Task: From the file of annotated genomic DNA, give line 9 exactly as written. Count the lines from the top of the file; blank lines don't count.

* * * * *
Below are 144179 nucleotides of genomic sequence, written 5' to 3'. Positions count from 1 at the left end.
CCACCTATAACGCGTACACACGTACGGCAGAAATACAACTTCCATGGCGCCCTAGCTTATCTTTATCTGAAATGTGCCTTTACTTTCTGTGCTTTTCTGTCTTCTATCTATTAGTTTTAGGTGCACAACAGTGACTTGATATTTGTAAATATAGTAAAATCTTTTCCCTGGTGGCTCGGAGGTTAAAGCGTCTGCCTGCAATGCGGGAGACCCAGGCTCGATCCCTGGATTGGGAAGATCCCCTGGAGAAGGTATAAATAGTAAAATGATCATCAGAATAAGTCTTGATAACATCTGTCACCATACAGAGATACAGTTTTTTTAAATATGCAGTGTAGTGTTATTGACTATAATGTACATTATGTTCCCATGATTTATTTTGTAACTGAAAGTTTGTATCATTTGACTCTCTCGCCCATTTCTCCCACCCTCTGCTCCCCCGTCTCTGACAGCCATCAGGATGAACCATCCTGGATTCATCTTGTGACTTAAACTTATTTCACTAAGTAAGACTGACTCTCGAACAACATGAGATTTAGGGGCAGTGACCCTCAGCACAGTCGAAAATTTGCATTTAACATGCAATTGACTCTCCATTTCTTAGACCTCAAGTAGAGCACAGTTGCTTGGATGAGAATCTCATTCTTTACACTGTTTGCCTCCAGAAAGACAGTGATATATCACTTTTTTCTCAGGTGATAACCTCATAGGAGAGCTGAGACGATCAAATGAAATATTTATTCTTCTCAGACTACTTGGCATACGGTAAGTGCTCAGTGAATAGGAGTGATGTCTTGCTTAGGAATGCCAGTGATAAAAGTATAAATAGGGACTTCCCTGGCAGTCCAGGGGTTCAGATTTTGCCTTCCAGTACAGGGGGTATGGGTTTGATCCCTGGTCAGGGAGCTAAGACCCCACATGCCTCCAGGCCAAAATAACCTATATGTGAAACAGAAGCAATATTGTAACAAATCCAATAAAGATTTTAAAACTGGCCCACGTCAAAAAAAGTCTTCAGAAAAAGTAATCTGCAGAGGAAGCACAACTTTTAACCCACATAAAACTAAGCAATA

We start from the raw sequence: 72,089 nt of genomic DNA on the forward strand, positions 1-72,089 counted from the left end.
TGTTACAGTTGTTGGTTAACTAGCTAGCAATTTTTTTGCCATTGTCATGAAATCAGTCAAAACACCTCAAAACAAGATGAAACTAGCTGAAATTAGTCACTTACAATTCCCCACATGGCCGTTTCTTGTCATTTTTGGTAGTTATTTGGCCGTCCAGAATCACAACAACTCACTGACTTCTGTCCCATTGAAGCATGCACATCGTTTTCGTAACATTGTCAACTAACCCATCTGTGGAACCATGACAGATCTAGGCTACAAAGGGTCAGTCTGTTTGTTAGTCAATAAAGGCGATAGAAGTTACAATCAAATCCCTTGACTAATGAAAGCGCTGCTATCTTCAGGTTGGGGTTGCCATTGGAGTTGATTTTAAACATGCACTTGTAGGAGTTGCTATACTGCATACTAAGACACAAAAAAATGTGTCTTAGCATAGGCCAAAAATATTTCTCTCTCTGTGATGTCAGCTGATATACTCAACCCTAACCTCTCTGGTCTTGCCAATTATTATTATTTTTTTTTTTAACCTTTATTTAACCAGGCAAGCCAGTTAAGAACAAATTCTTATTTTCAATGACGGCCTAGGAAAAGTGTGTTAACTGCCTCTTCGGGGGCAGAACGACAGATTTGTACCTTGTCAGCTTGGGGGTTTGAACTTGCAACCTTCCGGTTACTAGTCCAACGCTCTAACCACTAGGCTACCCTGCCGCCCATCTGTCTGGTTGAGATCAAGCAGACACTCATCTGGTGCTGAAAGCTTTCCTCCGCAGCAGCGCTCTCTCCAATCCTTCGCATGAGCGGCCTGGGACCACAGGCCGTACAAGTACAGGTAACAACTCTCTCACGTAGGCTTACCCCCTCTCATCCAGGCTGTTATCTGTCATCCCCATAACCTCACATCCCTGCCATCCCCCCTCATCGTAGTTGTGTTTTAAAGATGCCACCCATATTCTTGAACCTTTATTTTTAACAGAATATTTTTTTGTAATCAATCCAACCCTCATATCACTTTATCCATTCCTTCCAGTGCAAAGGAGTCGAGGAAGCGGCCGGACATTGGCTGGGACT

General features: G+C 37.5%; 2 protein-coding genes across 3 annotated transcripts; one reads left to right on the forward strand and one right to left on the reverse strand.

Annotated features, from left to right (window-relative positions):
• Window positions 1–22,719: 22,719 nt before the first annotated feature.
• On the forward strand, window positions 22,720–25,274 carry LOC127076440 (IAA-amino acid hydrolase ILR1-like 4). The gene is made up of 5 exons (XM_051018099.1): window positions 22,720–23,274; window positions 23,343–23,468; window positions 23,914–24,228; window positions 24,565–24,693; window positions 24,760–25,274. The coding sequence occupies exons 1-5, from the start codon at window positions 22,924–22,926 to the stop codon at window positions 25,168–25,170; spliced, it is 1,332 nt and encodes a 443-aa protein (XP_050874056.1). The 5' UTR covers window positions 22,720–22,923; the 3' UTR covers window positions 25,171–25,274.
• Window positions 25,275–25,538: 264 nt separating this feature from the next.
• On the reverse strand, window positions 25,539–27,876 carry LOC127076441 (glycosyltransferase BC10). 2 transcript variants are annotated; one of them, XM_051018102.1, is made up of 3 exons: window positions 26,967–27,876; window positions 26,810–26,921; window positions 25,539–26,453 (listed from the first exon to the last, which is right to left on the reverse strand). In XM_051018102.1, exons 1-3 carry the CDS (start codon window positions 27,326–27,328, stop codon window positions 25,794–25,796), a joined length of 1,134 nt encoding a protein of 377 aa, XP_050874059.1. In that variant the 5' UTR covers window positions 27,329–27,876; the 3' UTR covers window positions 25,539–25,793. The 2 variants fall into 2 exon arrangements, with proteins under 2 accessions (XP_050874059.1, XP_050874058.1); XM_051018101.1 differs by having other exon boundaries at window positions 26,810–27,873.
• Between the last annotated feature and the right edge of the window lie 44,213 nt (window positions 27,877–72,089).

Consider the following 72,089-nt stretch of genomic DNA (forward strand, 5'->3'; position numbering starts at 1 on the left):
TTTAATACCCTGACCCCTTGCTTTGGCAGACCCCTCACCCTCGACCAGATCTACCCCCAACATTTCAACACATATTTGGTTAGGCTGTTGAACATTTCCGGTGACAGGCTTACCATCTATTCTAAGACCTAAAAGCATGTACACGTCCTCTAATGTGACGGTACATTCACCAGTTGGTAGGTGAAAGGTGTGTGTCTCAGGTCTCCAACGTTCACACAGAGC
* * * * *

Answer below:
• Window positions 25,275–25,538: 264 nt separating this feature from the next.